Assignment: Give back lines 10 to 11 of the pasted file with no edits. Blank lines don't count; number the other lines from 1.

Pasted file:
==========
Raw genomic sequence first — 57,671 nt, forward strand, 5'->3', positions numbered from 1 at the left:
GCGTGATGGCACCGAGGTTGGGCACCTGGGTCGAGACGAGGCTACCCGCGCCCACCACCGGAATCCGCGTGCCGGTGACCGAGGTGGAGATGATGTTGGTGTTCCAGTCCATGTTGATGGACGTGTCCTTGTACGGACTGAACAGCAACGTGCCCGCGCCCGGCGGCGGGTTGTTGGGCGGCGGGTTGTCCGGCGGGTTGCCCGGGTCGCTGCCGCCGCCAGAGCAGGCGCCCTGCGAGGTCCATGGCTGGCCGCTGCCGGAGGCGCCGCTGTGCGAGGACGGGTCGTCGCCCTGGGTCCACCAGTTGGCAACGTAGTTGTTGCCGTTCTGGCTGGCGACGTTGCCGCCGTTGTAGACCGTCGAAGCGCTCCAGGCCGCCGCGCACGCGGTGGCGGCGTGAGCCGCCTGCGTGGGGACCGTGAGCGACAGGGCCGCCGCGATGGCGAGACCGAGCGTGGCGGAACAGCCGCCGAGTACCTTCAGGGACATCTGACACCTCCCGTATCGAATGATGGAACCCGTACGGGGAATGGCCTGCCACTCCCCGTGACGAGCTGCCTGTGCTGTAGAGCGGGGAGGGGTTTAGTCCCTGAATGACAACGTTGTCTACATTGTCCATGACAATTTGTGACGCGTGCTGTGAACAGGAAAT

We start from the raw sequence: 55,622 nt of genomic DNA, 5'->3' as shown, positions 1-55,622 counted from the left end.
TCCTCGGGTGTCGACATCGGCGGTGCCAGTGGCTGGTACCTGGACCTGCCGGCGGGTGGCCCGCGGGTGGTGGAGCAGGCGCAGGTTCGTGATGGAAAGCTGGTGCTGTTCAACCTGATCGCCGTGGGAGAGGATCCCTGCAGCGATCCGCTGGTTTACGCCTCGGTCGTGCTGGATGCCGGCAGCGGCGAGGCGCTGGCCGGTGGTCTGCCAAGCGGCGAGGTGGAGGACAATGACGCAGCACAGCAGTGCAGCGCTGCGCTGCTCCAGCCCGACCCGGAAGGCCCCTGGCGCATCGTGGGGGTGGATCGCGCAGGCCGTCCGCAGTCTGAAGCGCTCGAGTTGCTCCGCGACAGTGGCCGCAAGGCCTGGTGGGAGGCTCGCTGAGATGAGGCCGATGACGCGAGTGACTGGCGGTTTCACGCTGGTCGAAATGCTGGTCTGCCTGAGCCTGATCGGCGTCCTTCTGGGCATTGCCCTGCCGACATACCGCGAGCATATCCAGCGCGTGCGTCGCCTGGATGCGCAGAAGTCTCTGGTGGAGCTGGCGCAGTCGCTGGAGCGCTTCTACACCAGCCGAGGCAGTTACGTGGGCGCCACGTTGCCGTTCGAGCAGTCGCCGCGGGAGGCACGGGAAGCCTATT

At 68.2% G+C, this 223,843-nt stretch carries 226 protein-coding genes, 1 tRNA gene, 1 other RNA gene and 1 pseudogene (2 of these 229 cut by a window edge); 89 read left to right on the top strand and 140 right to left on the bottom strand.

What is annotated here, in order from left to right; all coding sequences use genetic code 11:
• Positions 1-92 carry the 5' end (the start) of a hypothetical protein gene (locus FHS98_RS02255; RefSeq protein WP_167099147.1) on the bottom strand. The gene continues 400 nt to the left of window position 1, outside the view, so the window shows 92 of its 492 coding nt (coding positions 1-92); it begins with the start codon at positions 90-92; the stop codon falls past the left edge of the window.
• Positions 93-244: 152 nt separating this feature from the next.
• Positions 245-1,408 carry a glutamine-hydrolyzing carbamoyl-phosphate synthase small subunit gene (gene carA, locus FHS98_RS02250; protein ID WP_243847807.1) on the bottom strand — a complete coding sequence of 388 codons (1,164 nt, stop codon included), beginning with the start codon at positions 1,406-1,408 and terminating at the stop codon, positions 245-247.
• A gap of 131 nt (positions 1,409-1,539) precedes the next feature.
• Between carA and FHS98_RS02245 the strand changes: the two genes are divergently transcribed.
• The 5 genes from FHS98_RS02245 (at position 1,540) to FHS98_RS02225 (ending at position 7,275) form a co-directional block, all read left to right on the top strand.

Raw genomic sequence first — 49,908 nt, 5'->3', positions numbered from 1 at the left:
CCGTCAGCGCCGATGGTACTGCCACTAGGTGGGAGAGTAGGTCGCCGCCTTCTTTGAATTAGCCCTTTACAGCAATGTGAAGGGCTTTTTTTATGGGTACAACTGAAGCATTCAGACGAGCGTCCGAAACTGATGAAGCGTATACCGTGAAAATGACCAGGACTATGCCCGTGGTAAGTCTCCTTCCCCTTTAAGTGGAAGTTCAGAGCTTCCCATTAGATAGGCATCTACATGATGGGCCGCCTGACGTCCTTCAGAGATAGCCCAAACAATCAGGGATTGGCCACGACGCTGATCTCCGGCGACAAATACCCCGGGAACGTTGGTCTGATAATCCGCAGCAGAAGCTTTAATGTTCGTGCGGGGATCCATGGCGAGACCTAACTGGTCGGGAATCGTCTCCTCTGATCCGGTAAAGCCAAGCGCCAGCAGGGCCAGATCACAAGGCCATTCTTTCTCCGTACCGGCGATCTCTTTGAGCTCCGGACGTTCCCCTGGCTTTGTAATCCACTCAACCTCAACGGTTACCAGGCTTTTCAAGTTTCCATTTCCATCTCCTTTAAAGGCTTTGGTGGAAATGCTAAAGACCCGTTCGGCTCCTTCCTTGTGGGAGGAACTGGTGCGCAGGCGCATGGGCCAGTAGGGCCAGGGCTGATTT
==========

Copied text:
• A gap of 131 nt (positions 1,409-1,539) precedes the next feature.
• Between carA and FHS98_RS02245 the strand changes: the two genes are divergently transcribed.